Well it’s been a hectic time for us building the new web site. I would have liked longer but needs must when the devil drives so they say. We’re taking the opportunity to make things better than they were and up-dating. It’s surprising how much changes in something like gardening in just a decade.
For example, one of the best weedkillers was ammonium sulphamate. It was as safe as the fertiliser sulphate of ammonia and very effective. It confused the plant into taking it up as if it was nitrogen but the molecule wouldn’t release the nutrients so the plant starved. After six weeks the oxygen had worked on it and it switched back to being a fertiliser.
It was the most effective solution to clearing couch grass, bindweed, nettles and the dreaded mare’s tail and Japanese knotweed. However, it’s no longer licensed so recommending it is to recommend breaking the law!
The same goes for a lot of the chemicals that were in our armoury – Derris being another example. I suppose it would be stupid for me to contend they should still be available, after all the scientists of the EU and DEFRA must know more than me. But (you knew that ‘but’ was coming) I can’t help but wonder if it all really comes down to money. The few chemicals available all seem to be complex with huge multi-national companies behind them.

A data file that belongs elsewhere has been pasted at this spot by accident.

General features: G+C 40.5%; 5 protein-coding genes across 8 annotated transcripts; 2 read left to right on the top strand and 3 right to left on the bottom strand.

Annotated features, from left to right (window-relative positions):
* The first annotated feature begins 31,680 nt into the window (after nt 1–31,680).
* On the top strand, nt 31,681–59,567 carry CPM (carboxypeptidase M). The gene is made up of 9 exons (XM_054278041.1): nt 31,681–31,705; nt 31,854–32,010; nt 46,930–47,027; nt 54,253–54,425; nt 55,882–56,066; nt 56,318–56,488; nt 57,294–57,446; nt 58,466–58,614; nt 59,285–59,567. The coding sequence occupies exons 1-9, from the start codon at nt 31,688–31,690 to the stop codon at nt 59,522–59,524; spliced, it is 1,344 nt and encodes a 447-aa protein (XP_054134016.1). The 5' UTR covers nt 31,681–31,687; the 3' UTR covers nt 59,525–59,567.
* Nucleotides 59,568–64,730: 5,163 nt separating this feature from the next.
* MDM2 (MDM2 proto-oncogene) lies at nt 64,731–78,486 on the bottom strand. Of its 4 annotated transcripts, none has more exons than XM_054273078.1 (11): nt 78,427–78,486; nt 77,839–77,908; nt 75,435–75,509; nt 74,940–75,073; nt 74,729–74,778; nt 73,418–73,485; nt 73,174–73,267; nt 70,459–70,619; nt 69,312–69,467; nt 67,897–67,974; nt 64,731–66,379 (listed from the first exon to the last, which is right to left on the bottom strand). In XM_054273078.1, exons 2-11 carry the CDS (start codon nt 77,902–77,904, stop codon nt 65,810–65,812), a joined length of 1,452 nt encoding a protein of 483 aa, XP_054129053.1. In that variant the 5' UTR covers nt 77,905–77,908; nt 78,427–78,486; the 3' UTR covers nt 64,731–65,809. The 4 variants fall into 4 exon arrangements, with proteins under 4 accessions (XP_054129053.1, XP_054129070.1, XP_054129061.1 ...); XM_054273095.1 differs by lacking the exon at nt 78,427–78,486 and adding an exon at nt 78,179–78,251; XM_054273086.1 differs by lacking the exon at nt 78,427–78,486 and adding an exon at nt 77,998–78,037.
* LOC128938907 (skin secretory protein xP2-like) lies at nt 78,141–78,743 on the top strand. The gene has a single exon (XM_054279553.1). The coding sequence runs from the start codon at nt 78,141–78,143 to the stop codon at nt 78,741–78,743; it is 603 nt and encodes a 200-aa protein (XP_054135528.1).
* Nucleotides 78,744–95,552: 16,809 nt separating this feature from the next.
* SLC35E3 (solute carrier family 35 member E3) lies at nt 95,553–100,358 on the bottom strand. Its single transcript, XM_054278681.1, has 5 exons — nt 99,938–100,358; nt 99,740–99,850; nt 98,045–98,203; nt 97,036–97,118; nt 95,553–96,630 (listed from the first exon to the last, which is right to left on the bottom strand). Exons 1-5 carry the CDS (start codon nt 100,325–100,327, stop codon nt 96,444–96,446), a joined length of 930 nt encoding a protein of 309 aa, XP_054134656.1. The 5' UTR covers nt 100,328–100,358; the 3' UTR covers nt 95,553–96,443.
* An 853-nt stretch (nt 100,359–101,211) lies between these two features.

Anyway, the new site is coming on and if you can’t find something today, check back in a few days and it might well have appeared.
New Vegetable Plot & Greenhouse Site
Back at home we’ve accepted our plans for where to grow were wrong. It’s annoying as I’ve invested quite a bit of time and some money in the infrastructure. Creating raised beds and having the base for the greenhouse built.
The fact is that I can handle improving the soil but the wind is just beyond me. We’re in a windy spot being on a hillside in the windy area of Snowdonia and 80mph gusts are enough to uproot tall plants like sweetcorn and reduce a greenhouse to rubble,
I’ve planted trees that will eventually form a shelter belt and reduce the wind but we’re talking at least 10 years before they’re big enough to even start making a difference. To add to the misery, many of them are ash and apparently doomed by the ash dieback disease.
What we didn’t realise until we measured it was that the overgrown walled garden which we were told was an orchard is actually about the size of an allotment and ideal for a vegetable plot.
Once that area is under control, we’ll plant up a herb bed and a raised salad bed that will be really near to the house. I’d also like another shed but that will have to wait on funds being available.